gorgeous, well behaved girls but i was dismayed to find out today that one of them has a deformed RH front leg; seems one side of the "plates" in the wrist stopped growing were as the other continued; causing her leg to twist out and for her to become lame.....

im absolutly devestated for my sibe, as i was hoping to train them up to race / mush and now have to pay $$$ thousands for an operation they may not fully resolve it.

im just wondering if this is a common issue with sibes? or just an unlucky genetic hiccup :laugh:

I'm not a Sibe person but your answer may not lie in the breed or breeding. Growth plate damage can be caused by trauma. Too much exercise or an injury are two causes.

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Not known in the breed.

Sounds like either an injury, or as you say, an unfortuante "genetic hiccup"

I recommend seeing a vet who specialises in these types of problems.

If my dog had something like this my first port of call would be my dogs chrio who specialises in sports medicine.

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Ref all the off lead questions. I love my 5yo girl but I will not trust her off lead and and in an unfenced area. She has gotten away a couple of times and geez I have had to run a few km's to catch her. When she takes off she usually looks back over her shoulder and has a very very smug and excited look on her face, like she's thinking "I'M FFFFRRRRRREEEEEEEEEEEEEEEEEE". Actually I found the best way to catch her is just to sneak up and get within 5m of her. If she spots you outside of this range the little bugger is off again. So wait til she is sniffing something really really smelly then pounce, she freezes, gets the oh bugger look on her face then I have to carry her home....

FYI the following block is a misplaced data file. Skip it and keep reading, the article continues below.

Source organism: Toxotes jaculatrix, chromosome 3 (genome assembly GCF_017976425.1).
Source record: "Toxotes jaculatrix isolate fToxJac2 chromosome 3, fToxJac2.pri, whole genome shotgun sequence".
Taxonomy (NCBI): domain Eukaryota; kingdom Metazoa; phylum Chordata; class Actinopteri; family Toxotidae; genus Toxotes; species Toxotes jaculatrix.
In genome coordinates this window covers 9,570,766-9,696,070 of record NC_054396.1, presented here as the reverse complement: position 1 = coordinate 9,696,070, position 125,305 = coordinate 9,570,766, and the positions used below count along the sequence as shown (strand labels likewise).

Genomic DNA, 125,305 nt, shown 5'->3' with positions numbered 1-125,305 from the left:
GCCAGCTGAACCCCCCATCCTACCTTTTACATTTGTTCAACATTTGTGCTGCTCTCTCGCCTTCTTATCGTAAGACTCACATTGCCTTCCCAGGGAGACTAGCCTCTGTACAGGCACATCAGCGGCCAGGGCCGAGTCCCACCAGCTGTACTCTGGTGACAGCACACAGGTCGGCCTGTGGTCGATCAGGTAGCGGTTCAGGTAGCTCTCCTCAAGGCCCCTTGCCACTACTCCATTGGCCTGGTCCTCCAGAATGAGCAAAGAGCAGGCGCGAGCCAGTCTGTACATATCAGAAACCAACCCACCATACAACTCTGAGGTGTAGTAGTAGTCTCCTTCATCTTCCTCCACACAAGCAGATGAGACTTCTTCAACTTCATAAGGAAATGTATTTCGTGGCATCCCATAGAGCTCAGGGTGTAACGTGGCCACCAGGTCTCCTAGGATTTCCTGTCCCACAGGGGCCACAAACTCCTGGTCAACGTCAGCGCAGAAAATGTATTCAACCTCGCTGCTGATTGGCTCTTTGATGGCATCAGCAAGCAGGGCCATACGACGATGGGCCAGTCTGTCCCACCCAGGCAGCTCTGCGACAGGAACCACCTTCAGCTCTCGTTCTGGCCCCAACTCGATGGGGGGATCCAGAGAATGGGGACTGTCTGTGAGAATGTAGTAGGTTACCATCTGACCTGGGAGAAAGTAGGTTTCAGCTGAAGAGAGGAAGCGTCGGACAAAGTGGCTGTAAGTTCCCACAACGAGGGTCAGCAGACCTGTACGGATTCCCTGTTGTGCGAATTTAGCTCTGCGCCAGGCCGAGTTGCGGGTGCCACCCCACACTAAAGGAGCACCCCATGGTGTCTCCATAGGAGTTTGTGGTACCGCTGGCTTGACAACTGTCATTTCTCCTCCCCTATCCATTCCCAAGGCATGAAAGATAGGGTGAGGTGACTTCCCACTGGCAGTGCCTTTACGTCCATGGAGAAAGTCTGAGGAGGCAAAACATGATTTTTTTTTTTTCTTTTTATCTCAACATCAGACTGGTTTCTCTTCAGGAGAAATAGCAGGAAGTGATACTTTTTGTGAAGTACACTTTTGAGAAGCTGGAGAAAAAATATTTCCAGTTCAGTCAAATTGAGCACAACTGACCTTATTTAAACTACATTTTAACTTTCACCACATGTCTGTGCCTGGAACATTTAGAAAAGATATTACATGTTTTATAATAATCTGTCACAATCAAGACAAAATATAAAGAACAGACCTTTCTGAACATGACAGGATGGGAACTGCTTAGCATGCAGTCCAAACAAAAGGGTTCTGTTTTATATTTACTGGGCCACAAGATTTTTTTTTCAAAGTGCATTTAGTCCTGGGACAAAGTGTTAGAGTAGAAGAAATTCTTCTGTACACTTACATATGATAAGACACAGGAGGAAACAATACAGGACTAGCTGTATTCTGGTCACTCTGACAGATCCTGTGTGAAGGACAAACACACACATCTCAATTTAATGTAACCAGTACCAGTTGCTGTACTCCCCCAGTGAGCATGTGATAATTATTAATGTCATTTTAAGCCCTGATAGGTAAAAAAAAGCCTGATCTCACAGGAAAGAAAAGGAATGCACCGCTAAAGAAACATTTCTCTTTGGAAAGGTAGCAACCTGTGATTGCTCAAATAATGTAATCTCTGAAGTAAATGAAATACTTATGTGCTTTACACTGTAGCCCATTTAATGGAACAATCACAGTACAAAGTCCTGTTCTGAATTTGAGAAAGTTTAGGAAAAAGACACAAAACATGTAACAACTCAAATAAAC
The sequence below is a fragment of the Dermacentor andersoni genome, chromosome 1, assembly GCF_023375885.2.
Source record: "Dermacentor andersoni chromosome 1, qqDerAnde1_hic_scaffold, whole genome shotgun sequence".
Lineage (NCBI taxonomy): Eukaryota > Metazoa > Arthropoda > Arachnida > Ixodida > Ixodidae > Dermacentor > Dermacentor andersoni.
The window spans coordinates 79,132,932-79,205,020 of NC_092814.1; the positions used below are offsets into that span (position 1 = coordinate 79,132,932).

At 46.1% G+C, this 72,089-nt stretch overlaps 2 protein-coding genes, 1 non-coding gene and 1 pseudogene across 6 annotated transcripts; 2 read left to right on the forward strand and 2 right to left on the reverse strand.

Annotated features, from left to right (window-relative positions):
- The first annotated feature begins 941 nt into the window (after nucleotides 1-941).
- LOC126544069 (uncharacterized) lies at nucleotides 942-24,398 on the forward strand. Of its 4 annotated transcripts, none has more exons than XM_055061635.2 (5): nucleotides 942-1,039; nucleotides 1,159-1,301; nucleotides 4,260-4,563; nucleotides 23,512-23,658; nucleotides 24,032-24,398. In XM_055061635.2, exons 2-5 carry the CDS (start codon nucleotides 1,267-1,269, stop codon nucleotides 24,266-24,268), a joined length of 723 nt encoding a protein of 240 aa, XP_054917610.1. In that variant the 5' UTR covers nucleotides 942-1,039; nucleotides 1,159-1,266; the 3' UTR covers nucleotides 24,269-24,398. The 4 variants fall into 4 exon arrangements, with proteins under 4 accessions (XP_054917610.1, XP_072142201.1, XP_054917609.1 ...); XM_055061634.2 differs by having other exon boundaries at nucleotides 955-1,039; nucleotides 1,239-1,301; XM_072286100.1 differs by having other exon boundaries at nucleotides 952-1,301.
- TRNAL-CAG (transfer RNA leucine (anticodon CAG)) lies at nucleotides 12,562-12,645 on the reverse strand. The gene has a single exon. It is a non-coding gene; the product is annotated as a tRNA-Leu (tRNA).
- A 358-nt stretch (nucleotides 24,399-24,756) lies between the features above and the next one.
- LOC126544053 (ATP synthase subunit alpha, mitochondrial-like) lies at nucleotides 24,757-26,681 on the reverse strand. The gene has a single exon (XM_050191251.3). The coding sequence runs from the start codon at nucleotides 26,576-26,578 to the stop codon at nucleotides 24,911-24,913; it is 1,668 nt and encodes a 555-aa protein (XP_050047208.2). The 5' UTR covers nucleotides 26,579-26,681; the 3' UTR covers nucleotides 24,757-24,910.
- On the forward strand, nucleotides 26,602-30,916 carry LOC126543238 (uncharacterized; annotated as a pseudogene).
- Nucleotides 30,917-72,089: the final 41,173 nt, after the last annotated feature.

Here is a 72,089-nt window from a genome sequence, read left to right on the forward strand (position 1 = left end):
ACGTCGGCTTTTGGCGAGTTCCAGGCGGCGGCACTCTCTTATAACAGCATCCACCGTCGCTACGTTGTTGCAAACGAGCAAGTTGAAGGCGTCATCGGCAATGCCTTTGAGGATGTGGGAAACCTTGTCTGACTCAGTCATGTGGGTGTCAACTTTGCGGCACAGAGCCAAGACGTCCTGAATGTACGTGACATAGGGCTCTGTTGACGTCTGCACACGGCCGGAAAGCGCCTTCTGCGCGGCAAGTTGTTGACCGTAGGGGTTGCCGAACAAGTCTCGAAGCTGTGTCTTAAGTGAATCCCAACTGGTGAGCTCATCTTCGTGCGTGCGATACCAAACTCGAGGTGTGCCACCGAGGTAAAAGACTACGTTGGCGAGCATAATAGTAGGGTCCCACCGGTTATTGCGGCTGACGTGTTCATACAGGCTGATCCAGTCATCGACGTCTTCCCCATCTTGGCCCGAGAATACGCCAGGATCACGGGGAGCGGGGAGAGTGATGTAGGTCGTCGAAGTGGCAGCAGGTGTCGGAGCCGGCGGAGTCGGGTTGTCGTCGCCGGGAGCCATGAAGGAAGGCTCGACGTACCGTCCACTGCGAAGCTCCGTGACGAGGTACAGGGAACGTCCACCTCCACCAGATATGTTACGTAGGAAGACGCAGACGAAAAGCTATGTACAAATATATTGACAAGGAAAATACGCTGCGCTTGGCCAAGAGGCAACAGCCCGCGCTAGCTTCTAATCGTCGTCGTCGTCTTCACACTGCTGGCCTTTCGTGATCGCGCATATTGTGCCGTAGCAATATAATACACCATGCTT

Fences. Tina is scared of heights so she doesn't jump but if she can lean on a fence or dig under it just once that is it, she'll keep doing it. If she tries and has no luck at all she never tries again. Its a bit weird but thats what happens. Wire netting on the ground worked wonders.

I wouldn't have any other dog but. Huskies IMO are the best breed to have.

BJ

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Hi I am really wondering why anyone would want a siberian husky. I am caring for a male dog while it's family is overseas and I cannot imagine why anyone would want this sort of dog. Apart from all the faults which are well documented, this dog has only three things going for him, he is very handsome he has a cute "singing voice' and he is playful at times ( which too often turns into aggression) Otherwise how is he any different to any other clever dog? Why not get a dog which DOESN'T have to completely contained at all times.

This clever superenergetic creature must always be confined - is that any life for a dog - never to go for a lovely long run, always being penned, chained, cooped up? I feel so sorry for him and yet he is such a nightmare I have no choice. I can understand anyone owning a labrador, a cattle dog, even a bichon frise but a husky? I am not trying to be contentious or rude. I am serious.

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idigadog   

You mean instead of letting him wander free all over the neighbourhood wherever he pleases?

I do not agree with chaining dogs nor do I agree with dogs being aggressive. If this is the life of the Sibe you are looking after, then his owners shouldn't have him either!

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You mean instead of letting him wander free all over the neighbourhood wherever he pleases?